She found out to her surprise that she could learn to cope with
WHEN I FIRST started going to AA, I was convinced that I really didn’t have as much of a drinking problem as I had parent, children, job, and no-husband problems. If all those areas were to get straightened out, then I was sure all would be well in my life. This is so familiar to me now, as I hear alcoholics saying the same thing over and over. So easy to see now, but impossible then.
I was sure of one thing: that I was probably the most charming, delightful person I had ever known. At the meetings, I heard AA members talk about things like resentment, bad attitudes, and acceptance; but, since I was perfect and didn’t have a problem, they certainly weren’t talking about anything even remotely concerning me.
I had gone to AA meetings off and on for about ten years, and never stayed sober (dry) for more than eight or nine months at a time. Not drinking was easy when it was convenient for me, but when the “new girl in the club” status wore off, or boredom set in, I was off and running again. What I didn’t realize until much later was that each time I slipped, the circumstances in my life became more depressing and I sank further into the pit of hopelessness.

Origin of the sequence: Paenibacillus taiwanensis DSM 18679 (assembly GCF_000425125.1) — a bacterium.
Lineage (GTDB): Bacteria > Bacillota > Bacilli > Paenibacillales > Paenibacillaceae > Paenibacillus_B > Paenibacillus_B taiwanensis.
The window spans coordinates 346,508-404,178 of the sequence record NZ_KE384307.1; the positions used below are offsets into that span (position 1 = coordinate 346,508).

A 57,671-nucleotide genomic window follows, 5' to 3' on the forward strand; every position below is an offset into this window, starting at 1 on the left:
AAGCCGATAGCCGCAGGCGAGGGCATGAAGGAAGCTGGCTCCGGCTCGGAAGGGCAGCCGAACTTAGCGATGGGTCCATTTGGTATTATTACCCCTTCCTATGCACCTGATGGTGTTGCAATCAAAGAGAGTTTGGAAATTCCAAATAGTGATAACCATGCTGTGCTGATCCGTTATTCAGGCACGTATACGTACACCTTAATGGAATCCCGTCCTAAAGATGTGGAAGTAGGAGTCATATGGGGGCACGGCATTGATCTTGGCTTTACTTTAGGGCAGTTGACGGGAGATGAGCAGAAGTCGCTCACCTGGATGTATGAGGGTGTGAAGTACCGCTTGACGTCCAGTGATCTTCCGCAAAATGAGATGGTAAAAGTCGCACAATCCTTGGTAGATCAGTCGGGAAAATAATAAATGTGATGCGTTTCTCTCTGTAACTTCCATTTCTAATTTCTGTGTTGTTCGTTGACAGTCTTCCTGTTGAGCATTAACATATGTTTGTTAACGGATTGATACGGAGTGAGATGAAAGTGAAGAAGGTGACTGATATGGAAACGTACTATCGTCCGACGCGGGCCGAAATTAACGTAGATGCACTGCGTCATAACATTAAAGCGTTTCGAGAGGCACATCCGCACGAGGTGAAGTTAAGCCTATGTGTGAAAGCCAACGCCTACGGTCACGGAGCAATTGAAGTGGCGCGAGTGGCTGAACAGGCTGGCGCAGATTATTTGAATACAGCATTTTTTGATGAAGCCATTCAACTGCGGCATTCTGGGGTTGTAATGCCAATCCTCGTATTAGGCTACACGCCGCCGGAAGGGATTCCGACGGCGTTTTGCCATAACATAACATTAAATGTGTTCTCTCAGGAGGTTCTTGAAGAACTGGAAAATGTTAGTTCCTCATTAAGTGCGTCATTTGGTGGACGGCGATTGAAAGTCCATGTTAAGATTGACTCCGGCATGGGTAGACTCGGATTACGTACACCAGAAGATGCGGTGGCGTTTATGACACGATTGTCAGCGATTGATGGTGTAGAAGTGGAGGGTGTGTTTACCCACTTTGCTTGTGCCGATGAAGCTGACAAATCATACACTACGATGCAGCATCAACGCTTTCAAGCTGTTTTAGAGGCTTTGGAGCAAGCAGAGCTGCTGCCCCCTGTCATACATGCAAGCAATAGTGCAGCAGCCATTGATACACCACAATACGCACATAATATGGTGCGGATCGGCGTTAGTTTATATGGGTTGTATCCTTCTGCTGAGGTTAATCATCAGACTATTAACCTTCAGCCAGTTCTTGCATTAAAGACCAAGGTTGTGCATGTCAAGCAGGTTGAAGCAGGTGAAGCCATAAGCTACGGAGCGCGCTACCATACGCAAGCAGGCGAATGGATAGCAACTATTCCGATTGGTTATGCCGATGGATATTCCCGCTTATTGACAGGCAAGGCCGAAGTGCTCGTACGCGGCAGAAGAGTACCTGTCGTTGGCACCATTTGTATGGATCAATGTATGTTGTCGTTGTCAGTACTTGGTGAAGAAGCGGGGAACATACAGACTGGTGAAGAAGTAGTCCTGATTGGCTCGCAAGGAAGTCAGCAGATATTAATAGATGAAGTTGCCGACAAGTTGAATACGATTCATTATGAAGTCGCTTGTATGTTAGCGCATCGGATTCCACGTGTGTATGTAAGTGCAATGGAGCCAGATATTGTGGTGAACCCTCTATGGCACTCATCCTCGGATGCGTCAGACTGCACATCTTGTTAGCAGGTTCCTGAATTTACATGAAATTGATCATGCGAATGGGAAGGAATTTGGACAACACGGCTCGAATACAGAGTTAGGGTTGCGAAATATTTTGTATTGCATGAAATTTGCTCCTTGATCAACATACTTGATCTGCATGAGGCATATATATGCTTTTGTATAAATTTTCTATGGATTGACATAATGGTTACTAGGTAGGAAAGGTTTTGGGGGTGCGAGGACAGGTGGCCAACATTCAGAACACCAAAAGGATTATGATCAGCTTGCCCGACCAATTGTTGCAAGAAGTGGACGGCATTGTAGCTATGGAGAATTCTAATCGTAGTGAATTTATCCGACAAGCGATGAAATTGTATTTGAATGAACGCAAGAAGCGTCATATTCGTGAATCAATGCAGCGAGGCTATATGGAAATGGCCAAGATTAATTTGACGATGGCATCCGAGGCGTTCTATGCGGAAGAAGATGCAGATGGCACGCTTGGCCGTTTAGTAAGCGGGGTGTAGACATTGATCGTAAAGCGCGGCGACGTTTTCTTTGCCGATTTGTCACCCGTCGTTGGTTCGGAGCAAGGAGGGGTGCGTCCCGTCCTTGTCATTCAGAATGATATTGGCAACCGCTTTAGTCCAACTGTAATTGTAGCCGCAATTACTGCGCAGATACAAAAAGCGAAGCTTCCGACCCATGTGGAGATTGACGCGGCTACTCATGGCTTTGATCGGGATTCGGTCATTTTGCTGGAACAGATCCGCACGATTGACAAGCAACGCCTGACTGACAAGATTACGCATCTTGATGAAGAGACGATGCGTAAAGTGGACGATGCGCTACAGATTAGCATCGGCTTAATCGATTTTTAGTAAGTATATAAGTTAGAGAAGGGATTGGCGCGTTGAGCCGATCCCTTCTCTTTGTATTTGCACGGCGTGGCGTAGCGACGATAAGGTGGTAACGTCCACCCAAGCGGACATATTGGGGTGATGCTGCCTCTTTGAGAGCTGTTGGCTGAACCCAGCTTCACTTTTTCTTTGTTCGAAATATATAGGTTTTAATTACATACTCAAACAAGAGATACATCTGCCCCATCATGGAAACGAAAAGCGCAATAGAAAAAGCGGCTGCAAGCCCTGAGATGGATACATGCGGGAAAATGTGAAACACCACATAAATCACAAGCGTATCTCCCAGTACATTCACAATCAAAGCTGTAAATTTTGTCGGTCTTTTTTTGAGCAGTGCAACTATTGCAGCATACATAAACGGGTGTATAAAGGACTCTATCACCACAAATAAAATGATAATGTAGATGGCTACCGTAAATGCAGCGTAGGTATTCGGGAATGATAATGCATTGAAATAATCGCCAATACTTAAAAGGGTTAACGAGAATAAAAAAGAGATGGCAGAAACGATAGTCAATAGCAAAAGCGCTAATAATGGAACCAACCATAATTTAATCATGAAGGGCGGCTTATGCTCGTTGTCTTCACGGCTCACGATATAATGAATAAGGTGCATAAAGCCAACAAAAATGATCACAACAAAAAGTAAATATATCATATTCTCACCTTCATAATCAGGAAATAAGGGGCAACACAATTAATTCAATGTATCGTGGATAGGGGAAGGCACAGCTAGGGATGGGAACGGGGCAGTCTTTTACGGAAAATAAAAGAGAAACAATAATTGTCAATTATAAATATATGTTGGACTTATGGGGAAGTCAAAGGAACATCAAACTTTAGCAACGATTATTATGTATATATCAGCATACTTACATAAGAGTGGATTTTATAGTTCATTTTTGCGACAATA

At last, the day came when my pain was sufficient, my anger great enough, and my humility strong enough for me to say, “I quit” (and mean it). I came straggling back to AA, with wounds, literal and figurative (it took a stabbing to get my attention), and humiliation. I had been there so many times before. I was worried that I was going to be one of those for whom it was not going to work.
There was a new girl in the club; she had one month of sobriety. Her name was Mary. She was tall and brunette and had a college education–all the wrong attributes, as far as I was concerned. Mary would hit the front door of our club spouting the Big Book by chapter and verse. She was quoting things I had never heard of. But she quoted them with an air of conviction. She came across as a know-it-all. My resentment level grew and grew. Finally, my good sense came to my rescue. The way to catch Mary in her mistakes and lies, the way to show her up, was for me to read the Big Book.